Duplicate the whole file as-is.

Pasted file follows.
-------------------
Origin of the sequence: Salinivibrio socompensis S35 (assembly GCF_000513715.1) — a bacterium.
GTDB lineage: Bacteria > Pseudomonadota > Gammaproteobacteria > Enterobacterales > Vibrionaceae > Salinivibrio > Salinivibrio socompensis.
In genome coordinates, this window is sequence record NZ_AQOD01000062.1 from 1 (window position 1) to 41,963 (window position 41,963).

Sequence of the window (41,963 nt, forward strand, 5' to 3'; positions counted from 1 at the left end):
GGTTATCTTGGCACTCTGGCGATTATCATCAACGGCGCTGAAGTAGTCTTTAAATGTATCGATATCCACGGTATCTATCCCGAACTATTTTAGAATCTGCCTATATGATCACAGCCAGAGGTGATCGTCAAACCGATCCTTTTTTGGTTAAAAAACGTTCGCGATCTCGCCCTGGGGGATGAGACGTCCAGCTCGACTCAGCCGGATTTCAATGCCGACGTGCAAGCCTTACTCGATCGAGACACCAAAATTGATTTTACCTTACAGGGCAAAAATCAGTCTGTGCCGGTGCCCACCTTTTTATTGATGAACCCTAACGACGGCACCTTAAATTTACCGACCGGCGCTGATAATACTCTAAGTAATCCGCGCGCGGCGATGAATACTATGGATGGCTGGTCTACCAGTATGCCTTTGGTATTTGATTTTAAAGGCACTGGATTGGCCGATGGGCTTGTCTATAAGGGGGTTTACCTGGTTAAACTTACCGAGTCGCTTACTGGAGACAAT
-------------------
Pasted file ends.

Origin of the sequence: Salinivibrio socompensis S35 (assembly GCF_000513715.1) — a bacterium.
GTDB lineage: Bacteria > Pseudomonadota > Gammaproteobacteria > Enterobacterales > Vibrionaceae > Salinivibrio > Salinivibrio socompensis.
In genome coordinates, this window is sequence record NZ_AQOD01000062.1 from 1 (window position 1) to 41,963 (window position 41,963).

Sequence of the window (41,963 nt, forward strand, 5' to 3'; positions counted from 1 at the left end):
GGTTATCTTGGCACTCTGGCGATTATCATCAACGGCGCTGAAGTAGTCTTTAAATGTATCGATATCCACGGTATCTATCCCGAACTATTTTAGAATCTGCCTATATGATCACAGCCAGAGGTGATCGTCAAACCGATCCTTTTTTGGTTAAAAAACGTTCGCGATCTCGCCCTGGGGGATGAGACGTCCAGCTCGACTCAGCCGGATTTCAATGCCGACGTGCAAGCCTTACTCGATCGAGACACCAAAATTGATTTTACCTTACAGGGCAAAAATCAGTCTGTGCCGGTGCCCACCTTTTTATTGATGAACCCTAACGACGGCACCTTAAATTTACCGACCGGCGCTGATAATACTCTAAGTAATCCGCGCGCGGCGATGAATACTATGGATGGCTGGTCTACCAGTATGCCTTTGGTATTTGATTTTAAAGGCACTGGATTGGCCGATGGGCTTGTCTATAAGGGGGTTTACCTGGTTAAACTTACCGAGTCGCTTACTGGAGACAAT